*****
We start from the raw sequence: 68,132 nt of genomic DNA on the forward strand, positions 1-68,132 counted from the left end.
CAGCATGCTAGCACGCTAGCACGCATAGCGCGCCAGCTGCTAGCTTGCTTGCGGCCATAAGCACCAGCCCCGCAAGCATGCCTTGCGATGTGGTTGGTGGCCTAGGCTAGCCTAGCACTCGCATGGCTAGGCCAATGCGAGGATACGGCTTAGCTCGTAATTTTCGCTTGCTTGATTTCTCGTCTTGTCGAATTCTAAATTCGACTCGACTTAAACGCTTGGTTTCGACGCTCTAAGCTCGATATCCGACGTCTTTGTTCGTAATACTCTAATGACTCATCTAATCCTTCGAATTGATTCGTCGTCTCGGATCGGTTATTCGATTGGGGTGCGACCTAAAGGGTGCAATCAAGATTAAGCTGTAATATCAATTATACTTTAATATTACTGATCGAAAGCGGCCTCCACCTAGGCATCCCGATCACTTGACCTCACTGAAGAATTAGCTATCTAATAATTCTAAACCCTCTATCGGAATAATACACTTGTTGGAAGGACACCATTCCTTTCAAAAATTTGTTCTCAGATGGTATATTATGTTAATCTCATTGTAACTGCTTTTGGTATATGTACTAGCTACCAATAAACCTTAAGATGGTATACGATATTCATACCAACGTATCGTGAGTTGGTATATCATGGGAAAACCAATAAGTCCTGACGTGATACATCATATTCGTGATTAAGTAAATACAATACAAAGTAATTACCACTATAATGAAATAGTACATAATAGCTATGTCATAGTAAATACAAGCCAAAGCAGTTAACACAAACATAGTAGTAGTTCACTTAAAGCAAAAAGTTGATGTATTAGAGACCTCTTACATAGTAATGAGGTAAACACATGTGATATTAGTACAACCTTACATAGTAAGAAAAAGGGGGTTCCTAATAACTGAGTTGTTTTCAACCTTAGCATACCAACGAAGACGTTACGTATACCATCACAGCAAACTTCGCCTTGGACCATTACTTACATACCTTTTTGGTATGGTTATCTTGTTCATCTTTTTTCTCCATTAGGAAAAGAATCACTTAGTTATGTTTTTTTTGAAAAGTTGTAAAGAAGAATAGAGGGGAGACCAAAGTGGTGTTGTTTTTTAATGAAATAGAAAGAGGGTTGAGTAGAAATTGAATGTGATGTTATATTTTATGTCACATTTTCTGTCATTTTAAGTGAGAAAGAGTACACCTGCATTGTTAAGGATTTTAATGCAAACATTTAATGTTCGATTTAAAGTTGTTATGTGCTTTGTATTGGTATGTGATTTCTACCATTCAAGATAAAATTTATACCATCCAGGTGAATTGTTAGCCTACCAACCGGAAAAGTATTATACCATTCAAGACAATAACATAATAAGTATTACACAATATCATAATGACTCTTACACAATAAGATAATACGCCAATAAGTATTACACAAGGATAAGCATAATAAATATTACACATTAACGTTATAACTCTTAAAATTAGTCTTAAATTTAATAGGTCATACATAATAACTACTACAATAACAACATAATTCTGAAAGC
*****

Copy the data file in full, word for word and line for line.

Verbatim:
We start from the raw sequence: 68,132 nt of genomic DNA on the forward strand, positions 1-68,132 counted from the left end.
CAGCATGCTAGCACGCTAGCACGCATAGCGCGCCAGCTGCTAGCTTGCTTGCGGCCATAAGCACCAGCCCCGCAAGCATGCCTTGCGATGTGGTTGGTGGCCTAGGCTAGCCTAGCACTCGCATGGCTAGGCCAATGCGAGGATACGGCTTAGCTCGTAATTTTCGCTTGCTTGATTTCTCGTCTTGTCGAATTCTAAATTCGACTCGACTTAAACGCTTGGTTTCGACGCTCTAAGCTCGATATCCGACGTCTTTGTTCGTAATACTCTAATGACTCATCTAATCCTTCGAATTGATTCGTCGTCTCGGATCGGTTATTCGATTGGGGTGCGACCTAAAGGGTGCAATCAAGATTAAGCTGTAATATCAATTATACTTTAATATTACTGATCGAAAGCGGCCTCCACCTAGGCATCCCGATCACTTGACCTCACTGAAGAATTAGCTATCTAATAATTCTAAACCCTCTATCGGAATAATACACTTGTTGGAAGGACACCATTCCTTTCAAAAATTTGTTCTCAGATGGTATATTATGTTAATCTCATTGTAACTGCTTTTGGTATATGTACTAGCTACCAATAAACCTTAAGATGGTATACGATATTCATACCAACGTATCGTGAGTTGGTATATCATGGGAAAACCAATAAGTCCTGACGTGATACATCATATTCGTGATTAAGTAAATACAATACAAAGTAATTACCACTATAATGAAATAGTACATAATAGCTATGTCATAGTAAATACAAGCCAAAGCAGTTAACACAAACATAGTAGTAGTTCACTTAAAGCAAAAAGTTGATGTATTAGAGACCTCTTACATAGTAATGAGGTAAACACATGTGATATTAGTACAACCTTACATAGTAAGAAAAAGGGGGTTCCTAATAACTGAGTTGTTTTCAACCTTAGCATACCAACGAAGACGTTACGTATACCATCACAGCAAACTTCGCCTTGGACCATTACTTACATACCTTTTTGGTATGGTTATCTTGTTCATCTTTTTTCTCCATTAGGAAAAGAATCACTTAGTTATGTTTTTTTTGAAAAGTTGTAAAGAAGAATAGAGGGGAGACCAAAGTGGTGTTGTTTTTTAATGAAATAGAAAGAGGGTTGAGTAGAAATTGAATGTGATGTTATATTTTATGTCACATTTTCTGTCATTTTAAGTGAGAAAGAGTACACCTGCATTGTTAAGGATTTTAATGCAAACATTTAATGTTCGATTTAAAGTTGTTATGTGCTTTGTATTGGTATGTGATTTCTACCATTCAAGATAAAATTTATACCATCCAGGTGAATTGTTAGCCTACCAACCGGAAAAGTATTATACCATTCAAGACAATAACATAATAAGTATTACACAATATCATAATGACTCTTACACAATAAGATAATACGCCAATAAGTATTACACAAGGATAAGCATAATAAATATTACACATTAACGTTATAACTCTTAAAATTAGTCTTAAATTTAATAGGTCATACATAATAACTACTACAATAACAACATAATTCTGAAAGC